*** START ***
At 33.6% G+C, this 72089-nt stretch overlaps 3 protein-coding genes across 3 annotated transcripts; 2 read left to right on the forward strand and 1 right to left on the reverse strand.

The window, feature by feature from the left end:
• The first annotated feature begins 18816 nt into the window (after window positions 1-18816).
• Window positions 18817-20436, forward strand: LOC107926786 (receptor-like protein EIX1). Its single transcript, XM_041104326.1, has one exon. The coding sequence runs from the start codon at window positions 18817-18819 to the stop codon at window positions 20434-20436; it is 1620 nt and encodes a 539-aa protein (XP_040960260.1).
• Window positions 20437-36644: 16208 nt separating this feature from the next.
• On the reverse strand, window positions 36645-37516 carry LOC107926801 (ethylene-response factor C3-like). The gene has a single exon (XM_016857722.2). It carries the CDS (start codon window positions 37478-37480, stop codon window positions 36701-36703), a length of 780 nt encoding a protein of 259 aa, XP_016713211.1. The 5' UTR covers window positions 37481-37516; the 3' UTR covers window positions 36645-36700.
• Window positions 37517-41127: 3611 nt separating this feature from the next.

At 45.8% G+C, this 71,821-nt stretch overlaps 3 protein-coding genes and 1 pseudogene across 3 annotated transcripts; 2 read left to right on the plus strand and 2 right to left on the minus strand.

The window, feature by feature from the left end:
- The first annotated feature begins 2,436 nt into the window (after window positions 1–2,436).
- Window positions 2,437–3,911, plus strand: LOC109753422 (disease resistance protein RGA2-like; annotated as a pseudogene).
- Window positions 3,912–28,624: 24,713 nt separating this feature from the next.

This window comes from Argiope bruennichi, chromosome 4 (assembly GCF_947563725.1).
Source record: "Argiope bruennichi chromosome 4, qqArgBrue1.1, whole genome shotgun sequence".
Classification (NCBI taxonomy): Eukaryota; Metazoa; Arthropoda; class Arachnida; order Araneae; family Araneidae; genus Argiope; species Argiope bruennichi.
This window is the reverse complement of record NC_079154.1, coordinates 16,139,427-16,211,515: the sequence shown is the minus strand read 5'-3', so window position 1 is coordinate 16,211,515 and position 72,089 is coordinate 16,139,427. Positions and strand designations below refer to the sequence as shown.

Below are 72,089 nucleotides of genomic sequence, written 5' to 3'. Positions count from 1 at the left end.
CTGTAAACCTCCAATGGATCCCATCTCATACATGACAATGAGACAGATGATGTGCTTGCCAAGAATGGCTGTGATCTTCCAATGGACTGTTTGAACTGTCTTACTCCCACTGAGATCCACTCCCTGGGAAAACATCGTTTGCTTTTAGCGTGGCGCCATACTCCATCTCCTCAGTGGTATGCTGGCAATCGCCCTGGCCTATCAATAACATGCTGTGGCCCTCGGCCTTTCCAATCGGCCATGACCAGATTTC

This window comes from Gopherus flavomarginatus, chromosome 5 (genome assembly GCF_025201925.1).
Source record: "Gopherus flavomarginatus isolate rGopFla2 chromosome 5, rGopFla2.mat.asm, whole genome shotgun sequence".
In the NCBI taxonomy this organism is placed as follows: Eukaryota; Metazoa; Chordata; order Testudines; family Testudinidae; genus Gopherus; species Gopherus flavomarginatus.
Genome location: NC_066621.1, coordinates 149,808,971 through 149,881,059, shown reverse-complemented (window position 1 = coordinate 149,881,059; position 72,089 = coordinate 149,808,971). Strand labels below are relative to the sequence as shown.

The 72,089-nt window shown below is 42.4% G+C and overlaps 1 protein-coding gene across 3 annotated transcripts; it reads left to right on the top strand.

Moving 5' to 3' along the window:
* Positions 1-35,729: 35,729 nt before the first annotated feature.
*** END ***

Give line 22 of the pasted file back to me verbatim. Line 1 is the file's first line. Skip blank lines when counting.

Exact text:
Genome location: NC_066621.1, coordinates 149,808,971 through 149,881,059, shown reverse-complemented (window position 1 = coordinate 149,881,059; position 72,089 = coordinate 149,808,971). Strand labels below are relative to the sequence as shown.